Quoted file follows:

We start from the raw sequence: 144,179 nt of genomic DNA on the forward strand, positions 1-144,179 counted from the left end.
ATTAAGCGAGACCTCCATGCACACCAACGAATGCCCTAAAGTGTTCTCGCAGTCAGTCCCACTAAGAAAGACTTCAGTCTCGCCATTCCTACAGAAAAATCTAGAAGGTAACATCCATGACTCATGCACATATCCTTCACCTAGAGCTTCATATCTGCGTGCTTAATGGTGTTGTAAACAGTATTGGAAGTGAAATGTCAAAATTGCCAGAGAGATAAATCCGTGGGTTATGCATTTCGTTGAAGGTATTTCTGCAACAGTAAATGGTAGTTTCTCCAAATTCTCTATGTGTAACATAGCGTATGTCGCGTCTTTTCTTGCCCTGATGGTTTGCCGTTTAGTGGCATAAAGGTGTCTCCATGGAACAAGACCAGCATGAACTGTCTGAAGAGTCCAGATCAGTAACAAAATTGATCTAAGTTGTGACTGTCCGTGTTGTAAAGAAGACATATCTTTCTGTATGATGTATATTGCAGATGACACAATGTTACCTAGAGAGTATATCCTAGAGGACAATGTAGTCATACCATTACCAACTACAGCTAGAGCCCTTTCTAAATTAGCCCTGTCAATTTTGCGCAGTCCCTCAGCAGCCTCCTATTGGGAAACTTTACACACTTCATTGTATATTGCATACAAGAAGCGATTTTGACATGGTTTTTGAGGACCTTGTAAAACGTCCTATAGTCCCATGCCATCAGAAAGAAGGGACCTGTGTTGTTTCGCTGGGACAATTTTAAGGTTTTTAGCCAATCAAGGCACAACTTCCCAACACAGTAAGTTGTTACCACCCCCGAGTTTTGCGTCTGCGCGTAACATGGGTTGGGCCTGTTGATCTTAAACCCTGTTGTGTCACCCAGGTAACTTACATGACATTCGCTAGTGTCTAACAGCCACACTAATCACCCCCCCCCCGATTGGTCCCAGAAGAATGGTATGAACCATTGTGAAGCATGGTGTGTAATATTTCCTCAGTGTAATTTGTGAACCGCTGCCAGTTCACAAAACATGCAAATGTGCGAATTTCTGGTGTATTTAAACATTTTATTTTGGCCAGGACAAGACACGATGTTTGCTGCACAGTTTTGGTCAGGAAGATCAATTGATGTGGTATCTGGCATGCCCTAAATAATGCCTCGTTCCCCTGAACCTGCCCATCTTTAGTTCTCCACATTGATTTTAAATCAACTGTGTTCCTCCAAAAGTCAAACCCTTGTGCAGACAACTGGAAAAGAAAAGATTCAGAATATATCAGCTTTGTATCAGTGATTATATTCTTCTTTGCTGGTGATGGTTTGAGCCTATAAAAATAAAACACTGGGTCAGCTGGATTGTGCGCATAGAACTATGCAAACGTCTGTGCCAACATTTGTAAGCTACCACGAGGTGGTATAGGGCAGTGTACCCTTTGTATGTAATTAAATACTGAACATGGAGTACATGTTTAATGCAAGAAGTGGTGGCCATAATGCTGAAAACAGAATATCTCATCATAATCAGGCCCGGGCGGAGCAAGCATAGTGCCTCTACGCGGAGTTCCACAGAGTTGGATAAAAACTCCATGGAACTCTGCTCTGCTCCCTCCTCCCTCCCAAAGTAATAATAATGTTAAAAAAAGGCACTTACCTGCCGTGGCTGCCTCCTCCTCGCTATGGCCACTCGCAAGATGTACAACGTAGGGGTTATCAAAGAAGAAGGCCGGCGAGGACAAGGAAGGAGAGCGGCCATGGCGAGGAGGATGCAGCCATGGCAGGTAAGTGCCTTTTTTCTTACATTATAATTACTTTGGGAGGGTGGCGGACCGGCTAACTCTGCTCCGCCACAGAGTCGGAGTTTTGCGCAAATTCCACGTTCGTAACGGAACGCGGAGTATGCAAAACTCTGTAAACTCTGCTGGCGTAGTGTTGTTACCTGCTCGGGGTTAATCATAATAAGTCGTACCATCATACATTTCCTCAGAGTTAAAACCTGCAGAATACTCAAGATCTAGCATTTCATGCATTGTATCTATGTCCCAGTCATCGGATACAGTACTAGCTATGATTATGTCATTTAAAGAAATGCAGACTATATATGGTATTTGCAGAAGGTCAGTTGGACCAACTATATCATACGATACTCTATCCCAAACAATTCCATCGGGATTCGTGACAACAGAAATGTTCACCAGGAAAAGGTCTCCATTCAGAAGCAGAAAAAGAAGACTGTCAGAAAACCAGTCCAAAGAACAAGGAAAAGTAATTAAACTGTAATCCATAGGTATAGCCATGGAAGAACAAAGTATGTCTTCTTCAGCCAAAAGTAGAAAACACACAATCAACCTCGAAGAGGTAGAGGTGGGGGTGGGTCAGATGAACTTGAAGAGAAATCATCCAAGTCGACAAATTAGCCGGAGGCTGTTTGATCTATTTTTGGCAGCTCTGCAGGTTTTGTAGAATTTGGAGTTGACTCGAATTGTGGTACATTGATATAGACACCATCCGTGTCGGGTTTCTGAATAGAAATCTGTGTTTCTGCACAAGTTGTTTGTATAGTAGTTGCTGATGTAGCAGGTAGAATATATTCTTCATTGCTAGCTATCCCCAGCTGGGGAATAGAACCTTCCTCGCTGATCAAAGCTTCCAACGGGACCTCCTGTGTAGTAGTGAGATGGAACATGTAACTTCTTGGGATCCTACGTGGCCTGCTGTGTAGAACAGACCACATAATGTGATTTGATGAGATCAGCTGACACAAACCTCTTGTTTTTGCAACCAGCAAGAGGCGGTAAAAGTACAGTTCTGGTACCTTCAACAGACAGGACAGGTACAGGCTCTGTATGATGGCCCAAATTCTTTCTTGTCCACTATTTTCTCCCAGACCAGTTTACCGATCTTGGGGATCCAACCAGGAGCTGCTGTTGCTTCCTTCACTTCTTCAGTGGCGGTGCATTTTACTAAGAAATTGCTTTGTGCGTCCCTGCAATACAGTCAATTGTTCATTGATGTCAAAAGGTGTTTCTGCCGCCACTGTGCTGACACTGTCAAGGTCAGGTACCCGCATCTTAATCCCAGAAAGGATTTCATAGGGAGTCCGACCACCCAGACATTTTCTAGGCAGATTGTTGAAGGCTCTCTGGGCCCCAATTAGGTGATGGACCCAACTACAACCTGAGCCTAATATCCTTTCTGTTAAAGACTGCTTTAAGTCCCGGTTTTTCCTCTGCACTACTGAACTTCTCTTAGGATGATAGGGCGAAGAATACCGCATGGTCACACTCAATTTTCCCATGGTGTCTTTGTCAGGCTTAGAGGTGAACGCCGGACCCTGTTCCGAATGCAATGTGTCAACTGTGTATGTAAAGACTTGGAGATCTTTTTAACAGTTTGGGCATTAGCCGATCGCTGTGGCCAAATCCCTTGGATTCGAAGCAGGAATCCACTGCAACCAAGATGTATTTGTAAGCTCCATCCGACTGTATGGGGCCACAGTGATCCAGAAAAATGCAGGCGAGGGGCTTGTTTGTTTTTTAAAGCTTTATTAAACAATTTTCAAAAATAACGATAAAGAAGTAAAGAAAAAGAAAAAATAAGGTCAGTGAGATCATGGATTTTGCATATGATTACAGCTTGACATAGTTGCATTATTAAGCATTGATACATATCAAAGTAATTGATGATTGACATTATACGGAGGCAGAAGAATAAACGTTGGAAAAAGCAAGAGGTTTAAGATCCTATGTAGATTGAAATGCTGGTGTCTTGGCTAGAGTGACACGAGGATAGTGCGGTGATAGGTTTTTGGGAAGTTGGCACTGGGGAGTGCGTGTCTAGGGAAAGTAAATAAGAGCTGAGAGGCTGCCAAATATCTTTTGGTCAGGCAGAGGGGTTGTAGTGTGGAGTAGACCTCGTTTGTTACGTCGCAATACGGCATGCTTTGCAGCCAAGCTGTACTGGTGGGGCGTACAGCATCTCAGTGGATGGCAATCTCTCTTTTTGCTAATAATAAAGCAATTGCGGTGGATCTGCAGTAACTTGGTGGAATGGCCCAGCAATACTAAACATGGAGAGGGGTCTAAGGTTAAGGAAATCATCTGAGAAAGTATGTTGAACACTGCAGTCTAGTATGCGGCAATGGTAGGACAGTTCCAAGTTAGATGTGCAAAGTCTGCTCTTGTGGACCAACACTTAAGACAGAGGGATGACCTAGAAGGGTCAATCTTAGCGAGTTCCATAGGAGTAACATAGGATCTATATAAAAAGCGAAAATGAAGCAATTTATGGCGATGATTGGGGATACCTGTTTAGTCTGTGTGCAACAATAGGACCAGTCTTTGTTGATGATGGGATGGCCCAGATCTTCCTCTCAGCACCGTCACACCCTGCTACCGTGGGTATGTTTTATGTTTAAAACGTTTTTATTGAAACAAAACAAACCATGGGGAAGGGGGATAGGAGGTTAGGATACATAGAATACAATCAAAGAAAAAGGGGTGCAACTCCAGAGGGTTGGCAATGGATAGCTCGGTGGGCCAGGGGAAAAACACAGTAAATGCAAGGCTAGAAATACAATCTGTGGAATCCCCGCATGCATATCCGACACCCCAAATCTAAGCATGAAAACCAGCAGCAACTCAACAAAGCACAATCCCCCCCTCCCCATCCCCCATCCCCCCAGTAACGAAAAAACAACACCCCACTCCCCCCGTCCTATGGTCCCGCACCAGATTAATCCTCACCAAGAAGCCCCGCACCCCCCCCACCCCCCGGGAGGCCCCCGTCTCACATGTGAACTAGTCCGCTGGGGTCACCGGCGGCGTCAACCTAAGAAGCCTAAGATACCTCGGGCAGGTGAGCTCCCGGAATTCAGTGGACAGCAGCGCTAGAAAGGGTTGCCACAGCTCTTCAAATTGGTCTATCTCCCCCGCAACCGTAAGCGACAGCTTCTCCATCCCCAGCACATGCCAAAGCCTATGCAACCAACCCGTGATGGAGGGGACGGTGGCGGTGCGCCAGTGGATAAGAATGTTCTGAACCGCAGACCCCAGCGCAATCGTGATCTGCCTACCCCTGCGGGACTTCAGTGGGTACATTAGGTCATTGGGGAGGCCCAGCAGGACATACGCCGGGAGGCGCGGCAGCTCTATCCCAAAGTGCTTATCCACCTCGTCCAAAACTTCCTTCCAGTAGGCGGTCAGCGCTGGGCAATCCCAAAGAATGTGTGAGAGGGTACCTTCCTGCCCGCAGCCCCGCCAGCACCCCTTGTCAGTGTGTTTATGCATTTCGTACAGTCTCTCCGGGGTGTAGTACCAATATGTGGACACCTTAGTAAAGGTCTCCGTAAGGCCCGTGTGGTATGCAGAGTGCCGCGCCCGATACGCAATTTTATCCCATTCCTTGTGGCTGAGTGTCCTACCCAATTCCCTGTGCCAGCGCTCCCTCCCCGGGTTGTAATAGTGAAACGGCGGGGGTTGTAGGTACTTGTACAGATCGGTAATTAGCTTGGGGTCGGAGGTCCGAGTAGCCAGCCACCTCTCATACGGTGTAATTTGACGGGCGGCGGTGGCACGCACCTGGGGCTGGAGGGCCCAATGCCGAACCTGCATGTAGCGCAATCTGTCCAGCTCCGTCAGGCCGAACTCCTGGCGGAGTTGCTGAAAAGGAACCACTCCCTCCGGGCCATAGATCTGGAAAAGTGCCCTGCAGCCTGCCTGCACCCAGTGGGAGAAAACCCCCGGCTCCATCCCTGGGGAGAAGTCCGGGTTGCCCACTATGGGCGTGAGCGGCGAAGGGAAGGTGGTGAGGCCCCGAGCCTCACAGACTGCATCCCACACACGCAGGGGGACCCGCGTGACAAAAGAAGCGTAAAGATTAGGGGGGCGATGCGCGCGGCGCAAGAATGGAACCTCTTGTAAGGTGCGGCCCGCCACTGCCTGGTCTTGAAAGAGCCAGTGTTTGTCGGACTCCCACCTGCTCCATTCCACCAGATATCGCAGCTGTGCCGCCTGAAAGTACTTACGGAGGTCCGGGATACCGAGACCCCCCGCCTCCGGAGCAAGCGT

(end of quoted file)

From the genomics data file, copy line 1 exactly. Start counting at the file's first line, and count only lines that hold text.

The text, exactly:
We start from the raw sequence: 144,179 nt of genomic DNA on the forward strand, positions 1-144,179 counted from the left end.